I enjoyed your article on "assembling." With your permission, I plan to use it soon as the basis of a lesson. As I read it I was reminded of a sermon I heard when visiting a congregation in Abilene several years ago. The statement was made about the people who went camping for the weekend and "thought they could eat some crackers and drink some juice and believe they had assembled while they were down there on the lake." I could only think of two explanations for the statement -- either that preacher was worried about money for his pay, or he was jealous because he could not be there. Needless to say, I found another congregation to visit from then on, and my family, who attended there, soon left also!

From a Minister in Tennessee:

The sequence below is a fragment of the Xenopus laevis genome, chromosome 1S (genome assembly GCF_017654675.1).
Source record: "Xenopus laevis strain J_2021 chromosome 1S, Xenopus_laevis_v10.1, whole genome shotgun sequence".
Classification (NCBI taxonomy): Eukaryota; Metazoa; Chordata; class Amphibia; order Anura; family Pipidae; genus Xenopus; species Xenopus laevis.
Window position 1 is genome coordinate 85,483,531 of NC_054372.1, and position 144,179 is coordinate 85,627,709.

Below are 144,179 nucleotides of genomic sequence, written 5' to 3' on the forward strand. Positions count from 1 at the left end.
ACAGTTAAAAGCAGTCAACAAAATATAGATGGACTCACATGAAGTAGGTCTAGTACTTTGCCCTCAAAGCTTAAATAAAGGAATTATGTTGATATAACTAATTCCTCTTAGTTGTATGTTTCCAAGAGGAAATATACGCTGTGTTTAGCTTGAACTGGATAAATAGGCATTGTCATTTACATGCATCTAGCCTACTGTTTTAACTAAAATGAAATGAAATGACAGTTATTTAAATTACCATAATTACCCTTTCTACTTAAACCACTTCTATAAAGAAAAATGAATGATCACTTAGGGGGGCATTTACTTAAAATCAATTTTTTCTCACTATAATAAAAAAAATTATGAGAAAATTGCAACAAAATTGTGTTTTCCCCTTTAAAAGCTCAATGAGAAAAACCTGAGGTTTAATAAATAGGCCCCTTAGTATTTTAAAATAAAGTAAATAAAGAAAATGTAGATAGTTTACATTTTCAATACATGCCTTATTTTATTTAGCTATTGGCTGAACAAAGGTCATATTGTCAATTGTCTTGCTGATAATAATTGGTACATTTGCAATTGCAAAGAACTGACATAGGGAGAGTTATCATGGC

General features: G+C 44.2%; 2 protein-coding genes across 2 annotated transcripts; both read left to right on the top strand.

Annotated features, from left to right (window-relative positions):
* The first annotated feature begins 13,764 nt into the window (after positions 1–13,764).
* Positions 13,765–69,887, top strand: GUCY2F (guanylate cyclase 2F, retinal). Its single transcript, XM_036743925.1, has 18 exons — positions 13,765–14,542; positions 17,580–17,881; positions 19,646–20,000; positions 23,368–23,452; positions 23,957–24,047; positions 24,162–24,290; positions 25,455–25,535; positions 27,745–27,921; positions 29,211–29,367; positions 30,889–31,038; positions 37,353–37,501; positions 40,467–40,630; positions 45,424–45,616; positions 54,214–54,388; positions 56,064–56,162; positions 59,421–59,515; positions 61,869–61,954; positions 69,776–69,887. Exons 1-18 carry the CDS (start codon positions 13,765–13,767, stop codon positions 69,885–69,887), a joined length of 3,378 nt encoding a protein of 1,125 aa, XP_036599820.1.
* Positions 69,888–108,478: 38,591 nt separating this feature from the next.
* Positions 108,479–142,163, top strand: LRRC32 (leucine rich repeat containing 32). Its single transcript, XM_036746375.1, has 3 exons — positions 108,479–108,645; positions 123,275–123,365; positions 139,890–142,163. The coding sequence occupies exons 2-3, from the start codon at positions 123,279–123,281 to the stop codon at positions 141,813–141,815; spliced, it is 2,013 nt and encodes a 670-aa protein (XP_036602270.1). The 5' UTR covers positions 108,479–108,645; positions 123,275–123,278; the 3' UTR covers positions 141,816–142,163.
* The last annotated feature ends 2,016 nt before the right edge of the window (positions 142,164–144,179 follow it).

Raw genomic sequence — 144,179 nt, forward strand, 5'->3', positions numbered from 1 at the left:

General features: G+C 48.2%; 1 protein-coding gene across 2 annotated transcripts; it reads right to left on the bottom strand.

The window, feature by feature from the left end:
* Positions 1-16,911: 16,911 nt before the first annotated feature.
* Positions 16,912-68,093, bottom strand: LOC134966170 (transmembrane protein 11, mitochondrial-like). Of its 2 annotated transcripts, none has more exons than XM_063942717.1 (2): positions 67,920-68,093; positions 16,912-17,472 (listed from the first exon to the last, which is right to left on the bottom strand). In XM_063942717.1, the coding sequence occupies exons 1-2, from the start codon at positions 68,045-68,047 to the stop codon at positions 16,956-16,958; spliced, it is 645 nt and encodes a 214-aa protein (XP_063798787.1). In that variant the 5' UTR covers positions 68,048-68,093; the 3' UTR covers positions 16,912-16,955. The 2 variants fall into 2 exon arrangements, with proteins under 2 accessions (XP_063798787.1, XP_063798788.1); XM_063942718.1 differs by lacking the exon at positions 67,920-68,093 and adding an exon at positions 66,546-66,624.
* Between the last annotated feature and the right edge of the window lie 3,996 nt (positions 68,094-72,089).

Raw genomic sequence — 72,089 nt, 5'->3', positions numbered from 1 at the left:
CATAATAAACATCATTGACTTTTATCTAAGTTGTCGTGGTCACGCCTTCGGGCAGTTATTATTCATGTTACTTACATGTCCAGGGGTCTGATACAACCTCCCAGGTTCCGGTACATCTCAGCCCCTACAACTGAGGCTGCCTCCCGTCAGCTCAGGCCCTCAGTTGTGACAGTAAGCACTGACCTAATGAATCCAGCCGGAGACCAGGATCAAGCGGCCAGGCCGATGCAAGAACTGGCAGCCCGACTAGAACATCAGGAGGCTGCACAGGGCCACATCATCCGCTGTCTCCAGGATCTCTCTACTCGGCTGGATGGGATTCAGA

As usual, that was a very good, well-thought-out discussion. Thanks! I guess most of us began with the legalistic outlook on Hebrews 10:25. Strange how we can miss the context here, and then quote 50 texts to prove what is not even the point of the passage!! It is sad when the focus is on "obeying the law of the elders," or "we might miss heaven if we miss just one assembly," rather than making each gathering a "home coming" where we build and are built up. We have created "The Assembly" in which we gather to fulfill certain obligations, which, when finished, releases us to other more worthwhile occupations. These assemblies are clock punching requirements that we are told must be accomplished, but they are seldom periods of time where we are invigorated, renewed, and celebrate the joy of our salvation. I fear that some Churches of Christ are guilty of erecting a false god to worship, rather than enjoying what the assembling of ourselves together was meant to be.